This photo was taken during a holiday in Alnwick and while visiting one of the big National Trust houses. In a week when Twelve Years a Slave won at the Oscars, it is a powerful representation of the beauty of a human being, and the ugly brutality of which human beings are capable in their pursuit of commercial prosperity and political dominance. I stood for a while here, feeling a deep shame for a history which includes the realities which underlie this work of art. What I find so moving about this bronze is that slavery is not condemned by portraying its cruelties and brutalities and disfigurements of the image of God - it is condemned because it puts chains on the freedom of this glorious human being to live with dignity, purpose and the fulfilments of love and life. The loveliness of the form contrasts with the sadness of the face, and those hellish chains. It is a morally irrefutable condemnation of oppression.
The prayer below gives expression to a powerful ecclesiology - by which I mean, Teresa of Avila takes seriously Paul's statement, 'you are the Body of Christ, and individually members of it'. Too often these words are reduced to mere metaphor, a grown up children's address on how the community is to work together, be co-ordinated, respect each other's contribution, never be dismissive of others as though we didn;t need them. All good and proper - but nowhere near the radical theology of Paul if that's all we think those words mean.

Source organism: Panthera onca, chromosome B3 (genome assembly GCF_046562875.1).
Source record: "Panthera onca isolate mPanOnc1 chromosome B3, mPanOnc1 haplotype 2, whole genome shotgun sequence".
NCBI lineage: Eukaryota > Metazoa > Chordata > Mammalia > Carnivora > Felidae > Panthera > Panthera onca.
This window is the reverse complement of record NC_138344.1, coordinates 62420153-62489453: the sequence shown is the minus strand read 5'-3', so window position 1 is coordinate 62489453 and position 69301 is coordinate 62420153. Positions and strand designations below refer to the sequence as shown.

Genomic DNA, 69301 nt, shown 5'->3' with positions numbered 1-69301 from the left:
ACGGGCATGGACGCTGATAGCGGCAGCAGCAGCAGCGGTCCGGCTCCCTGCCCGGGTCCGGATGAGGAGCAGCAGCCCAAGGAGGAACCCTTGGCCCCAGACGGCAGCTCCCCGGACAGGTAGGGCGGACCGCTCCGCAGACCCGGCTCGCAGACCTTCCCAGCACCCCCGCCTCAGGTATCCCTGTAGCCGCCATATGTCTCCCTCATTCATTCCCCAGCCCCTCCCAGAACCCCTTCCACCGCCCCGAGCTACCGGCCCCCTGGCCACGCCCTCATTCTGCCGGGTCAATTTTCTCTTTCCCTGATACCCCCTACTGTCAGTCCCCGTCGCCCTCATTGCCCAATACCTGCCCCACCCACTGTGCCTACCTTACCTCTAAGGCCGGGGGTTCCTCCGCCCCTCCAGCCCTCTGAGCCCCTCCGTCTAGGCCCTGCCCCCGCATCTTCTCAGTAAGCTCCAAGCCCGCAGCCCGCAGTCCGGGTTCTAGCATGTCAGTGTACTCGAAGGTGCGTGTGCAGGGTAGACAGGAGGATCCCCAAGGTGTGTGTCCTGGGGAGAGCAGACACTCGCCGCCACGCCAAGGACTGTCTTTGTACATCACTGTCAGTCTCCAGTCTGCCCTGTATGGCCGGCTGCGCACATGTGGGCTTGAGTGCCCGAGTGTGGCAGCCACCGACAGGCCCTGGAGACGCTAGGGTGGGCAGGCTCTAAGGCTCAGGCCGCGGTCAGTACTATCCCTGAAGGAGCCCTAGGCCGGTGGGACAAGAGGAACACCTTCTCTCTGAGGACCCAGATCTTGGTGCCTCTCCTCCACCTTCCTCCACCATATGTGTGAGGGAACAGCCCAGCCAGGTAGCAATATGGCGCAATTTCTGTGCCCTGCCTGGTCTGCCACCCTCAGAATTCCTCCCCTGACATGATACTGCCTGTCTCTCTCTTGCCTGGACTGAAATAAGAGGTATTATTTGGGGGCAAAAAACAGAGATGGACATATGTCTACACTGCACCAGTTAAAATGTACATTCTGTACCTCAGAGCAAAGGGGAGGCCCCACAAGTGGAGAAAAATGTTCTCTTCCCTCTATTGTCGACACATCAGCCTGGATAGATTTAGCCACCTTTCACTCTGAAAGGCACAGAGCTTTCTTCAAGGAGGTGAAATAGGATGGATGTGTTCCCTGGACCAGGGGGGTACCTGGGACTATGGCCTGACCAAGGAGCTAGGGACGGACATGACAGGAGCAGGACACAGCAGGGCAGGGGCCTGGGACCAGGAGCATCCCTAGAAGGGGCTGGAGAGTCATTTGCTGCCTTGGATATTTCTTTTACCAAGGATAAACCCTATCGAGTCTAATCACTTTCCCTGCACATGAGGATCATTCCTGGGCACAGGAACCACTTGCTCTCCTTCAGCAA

Christ is risen and present in the world by his Spirit; and where two or three gather together there He is in the midst. That isn't metaphor either - He really is present, and Paul's words carry an ontological force which means we are, yes, we are, the Body of Christ. We are In Christ, and Christ is in us; we are crucified with Christ and raised with Him as children of God. All of this Teresa understands, and this famous prayer-poem succinctly reminds us of what that means. One of the questions our severely practical and pragmatic culture likes to ask about anything not covered in the latest book for dummies is, "Yes, but tell me what that looks like"
"You are the Body of Christ, and individually members of it".
"Yes Paul, but tell us what would that look like?"
This is Teresa's answer:
Christ has no body now on earth but yours,
no eyes but yours
no hands but yours,
no feet but yours,,
Yours are the eyes through which is to look out
Christ’s compassion to the world;
Yours are the feet with which he is to go about doing good;
Yours are the hands with which he is to bless men now.
Yes. And the bronze statue above is a potent reminder of precisely what it is Christ calls us to oppose with our bodies, and to generate in the world compassion, goodness and blessing in His name.